Loretta emitted a huge yawn. Why not? She was exhausted and now bundled in Connie’s arms with three brothers. This four and a half week old puppy and her siblings had been separated from their mother for only a couple of days. They had been rescued from unspeakably crowded and filthy conditions by the Bend Police and brought to the Shelter at the Humane Society of Central Oregon. On July 5th four of the nine in the litter—Loretta, Waylon, Willy, and Hank—had come to our house for foster care.
If you can imagine, there were 22 dogs in a van parked at Bend’s Wal-Mart that Tuesday, June 17. In the late afternoon a woman called the police after hearing the barking and smelling the stench coming from the van. When the police arrived they found a mom with nine three-day-old puppies, four two-month old puppies, and seven young adults, surviving on top of each other in the closed van. The dogs all seemed to be a mix of Border Collie, Spaniel and German Shepherd.
Once on the scene, the police made a tactical decision to allow the man in the van to keep one of the dogs in order to get a release for all the rest of the dogs. One of the officers said, "We felt he was able to care properly for one of the animals and let him keep it." Be that as it may, the decision enabled the Humane Society of Central Oregon to have full and permanent control of them immediately.
The staff received the dogs around 7 p.m. and worked late into the night examining and cleaning them up.
Humane Society workers say while the dogs had plenty of food, they were living on top of each other in their own feces.
And they say it's a miracle that along with the hot temperatures, the dogs are okay.
"When you hear 21 dogs living in a van, you think these guys aren't going to be in great shape," said Karen Szymanski. "But medically, they all seem to be fairly healthy and their temperaments are friendly."
Police say Henderson was living in the van with them, and probably selling the puppies out of his van to Wal-Mart customers.
The mother and nine newborns went to the home of Judy Niedzwiecke, Foster Care Coordinator for the HSCO. She planned to keep the puppies with the mother until time to wean them, but that didn’t work out. The mother was so aggressive that she was a risk to the people and animals around her, including her own puppies. Karen Szymanski, manager of the HSCO, said that she thought the mother had been so traumatized by the experience in the van that she was "protecting the puppies with every ounce of her body." The only option was to separate the two-and-a-half-week-old puppies from the mother. Karen took the mother back to the Shelter and Judy took on the nine puppies until she could distribute some of them to foster care givers.
On July 5th four of the puppies came to our house. Connie is the foster care giver in our family; I just help her when we have puppies. When the puppies came she was also caring for ten kittens. My job was to be with the puppies for their three feedings a day, play with them, and clean up after them in the yard. They were so frantic that I wondered if they, like their mother, had been marked by their experience in the van. At first, they seemed uneasy with human contact and yowled at the top of their lungs. But within a few days they began to calm down, except of course when it was nearing mealtime.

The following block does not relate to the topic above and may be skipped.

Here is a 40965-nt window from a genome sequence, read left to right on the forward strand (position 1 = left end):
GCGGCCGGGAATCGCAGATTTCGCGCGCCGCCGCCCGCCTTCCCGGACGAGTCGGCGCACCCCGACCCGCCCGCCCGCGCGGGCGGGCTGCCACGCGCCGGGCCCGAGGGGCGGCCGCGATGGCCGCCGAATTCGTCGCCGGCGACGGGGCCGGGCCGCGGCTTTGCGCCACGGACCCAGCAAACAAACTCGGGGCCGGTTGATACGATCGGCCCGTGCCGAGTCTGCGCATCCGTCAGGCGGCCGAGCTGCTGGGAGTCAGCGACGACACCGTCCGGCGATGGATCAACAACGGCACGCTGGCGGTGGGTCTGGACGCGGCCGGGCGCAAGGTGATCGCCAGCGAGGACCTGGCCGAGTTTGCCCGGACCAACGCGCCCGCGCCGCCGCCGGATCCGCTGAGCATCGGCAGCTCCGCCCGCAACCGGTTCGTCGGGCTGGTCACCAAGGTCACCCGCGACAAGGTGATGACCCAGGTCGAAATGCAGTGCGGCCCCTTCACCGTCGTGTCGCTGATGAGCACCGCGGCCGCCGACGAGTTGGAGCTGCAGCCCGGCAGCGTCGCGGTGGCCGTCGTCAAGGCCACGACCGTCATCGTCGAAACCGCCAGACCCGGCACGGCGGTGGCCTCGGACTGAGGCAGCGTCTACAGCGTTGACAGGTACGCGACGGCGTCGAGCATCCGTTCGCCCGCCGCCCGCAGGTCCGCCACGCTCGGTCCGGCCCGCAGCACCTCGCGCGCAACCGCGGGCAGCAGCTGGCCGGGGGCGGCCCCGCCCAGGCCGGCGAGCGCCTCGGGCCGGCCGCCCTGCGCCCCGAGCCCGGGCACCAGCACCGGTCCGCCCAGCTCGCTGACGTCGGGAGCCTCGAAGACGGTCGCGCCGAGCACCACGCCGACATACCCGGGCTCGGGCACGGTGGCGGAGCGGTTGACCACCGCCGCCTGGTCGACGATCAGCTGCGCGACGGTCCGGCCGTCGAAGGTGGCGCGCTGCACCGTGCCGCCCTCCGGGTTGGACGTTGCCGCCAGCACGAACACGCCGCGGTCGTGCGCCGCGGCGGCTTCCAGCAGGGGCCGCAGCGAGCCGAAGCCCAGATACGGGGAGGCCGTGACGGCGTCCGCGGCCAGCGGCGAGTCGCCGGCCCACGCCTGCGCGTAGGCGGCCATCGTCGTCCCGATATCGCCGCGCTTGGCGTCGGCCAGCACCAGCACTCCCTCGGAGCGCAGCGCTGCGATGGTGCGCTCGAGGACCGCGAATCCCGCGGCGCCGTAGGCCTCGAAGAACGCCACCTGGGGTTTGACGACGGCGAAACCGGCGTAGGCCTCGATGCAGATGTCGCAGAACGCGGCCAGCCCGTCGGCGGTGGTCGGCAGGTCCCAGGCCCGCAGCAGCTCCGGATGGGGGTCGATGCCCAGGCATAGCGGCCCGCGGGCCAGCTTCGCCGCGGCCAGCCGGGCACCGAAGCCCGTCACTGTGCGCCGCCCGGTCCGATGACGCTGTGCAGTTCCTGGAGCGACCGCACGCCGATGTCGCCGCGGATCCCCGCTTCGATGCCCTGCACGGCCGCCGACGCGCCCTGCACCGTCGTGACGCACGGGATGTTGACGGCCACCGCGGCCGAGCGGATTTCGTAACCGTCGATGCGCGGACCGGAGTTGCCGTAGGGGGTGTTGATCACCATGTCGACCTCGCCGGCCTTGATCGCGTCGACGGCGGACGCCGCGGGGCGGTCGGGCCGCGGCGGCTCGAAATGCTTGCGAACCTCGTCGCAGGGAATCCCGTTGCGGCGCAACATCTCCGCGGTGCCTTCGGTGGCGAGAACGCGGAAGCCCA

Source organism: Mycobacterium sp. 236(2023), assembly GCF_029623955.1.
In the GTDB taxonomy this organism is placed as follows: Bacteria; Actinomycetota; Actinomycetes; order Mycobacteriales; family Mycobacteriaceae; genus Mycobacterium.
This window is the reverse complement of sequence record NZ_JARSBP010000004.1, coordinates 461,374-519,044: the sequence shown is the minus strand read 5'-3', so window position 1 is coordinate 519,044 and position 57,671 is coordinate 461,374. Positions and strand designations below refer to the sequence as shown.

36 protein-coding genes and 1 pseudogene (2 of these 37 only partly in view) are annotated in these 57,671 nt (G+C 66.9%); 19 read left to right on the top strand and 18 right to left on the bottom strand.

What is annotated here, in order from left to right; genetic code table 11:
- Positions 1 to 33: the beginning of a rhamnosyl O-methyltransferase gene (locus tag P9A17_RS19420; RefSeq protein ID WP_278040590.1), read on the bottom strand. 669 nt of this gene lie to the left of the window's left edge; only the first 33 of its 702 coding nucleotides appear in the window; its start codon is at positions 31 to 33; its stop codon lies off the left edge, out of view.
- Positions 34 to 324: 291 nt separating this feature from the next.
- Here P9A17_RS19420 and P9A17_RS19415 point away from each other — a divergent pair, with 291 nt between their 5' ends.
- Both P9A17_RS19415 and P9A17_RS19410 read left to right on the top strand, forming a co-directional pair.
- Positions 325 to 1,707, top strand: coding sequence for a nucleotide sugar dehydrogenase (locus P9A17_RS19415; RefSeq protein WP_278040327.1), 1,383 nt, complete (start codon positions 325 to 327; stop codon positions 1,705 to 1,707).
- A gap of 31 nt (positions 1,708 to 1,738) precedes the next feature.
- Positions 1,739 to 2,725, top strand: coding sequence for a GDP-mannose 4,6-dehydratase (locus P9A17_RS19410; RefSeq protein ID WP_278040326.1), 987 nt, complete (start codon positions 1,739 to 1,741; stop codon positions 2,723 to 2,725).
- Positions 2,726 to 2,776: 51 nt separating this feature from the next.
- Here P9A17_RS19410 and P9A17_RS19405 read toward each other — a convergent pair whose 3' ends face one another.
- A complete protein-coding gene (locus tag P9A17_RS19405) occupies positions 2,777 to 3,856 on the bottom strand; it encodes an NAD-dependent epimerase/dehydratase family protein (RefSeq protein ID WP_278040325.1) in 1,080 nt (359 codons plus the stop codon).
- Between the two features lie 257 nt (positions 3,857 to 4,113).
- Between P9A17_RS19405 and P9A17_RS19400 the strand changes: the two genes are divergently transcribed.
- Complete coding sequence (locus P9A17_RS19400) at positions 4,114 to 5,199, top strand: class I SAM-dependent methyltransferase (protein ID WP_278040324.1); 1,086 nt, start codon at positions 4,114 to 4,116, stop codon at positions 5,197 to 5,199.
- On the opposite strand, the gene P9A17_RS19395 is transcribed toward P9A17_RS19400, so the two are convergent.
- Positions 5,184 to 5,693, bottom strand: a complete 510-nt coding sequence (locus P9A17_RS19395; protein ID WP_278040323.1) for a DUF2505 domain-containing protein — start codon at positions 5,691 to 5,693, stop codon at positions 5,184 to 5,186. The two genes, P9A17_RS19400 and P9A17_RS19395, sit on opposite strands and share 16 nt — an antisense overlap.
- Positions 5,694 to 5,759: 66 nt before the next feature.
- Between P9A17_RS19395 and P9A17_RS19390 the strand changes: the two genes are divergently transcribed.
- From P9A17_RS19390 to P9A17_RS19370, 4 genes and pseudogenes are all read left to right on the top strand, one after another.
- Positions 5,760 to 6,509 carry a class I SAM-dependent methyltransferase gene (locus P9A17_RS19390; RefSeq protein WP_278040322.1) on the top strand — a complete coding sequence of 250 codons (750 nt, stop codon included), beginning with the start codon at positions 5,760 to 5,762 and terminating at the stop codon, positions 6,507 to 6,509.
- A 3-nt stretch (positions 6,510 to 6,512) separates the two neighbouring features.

On July 13 Lori, another care giver, took Waylon and Hank, leaving Loretta and Willy with us, so that more personal attention could be given to each puppy. The puppies loved rolling and tumbling with each other in the grass shaded by tall aspen trees in our yard. Loretta began to seek me out to hold her. I wondered if that would happen with Willy. On July 28, the day before the puppies were to be taken to the Shelter for spay and neuter then adoption, Willy came to me and wanted up into my lap. He sat there as if to tell me that he was ready for serious contact with humans. I realize that this is my projection; I don’t know what’s in the minds of these little creatures, how they were shaped by their first days in the van and their separation from their mother. But they were over eight weeks old and it was time for them to be put up for adoption. Loretta and Willy were ready.
I didn’t go with Connie when she took them to the Shelter. I didn’t want to embarrass her by crying when we said goodbye like I did when we took the American Eskimo puppies back. I knew that we couldn’t keep Loretta and Willy; we have two dogs of our own and three cats. But it is hard for me to let these little ones go just as they have begun to trust me.
When Connie came back she had good news. The puppies’ mother has become a loving and gentle dog again, one that can be adopted. It didn’t happen by accident. Karen Szymanski spent a lot of time with the mother. I went down to the Shelter today to talk with Karen about what she did. She said that she spent as much time with the dog as she could, even coming with her boyfriend on her days off to work with her. She confessed that she was getting too attached and so had to pull back. Karen is surrounded by animals in crisis and yet she gave extra time and attention to this mother who had been traumatized by horrible conditions. Now, the mom is also ready to be adopted.
My hat is off to the staff and volunteers at the Shelter; they love animals, all of which arrive at their door in crisis. They have to make hard decisions and work long hours. My hat is also off to the foster care givers who love animals and prepare them to be good pets for others.
I saw a bumper sticker on a car in front of me today that said something like, "Being kind to animals will make our whole world a better place." There are a lot of things that we can do to make the world better. I believe being kind to animals is one of them. Do you?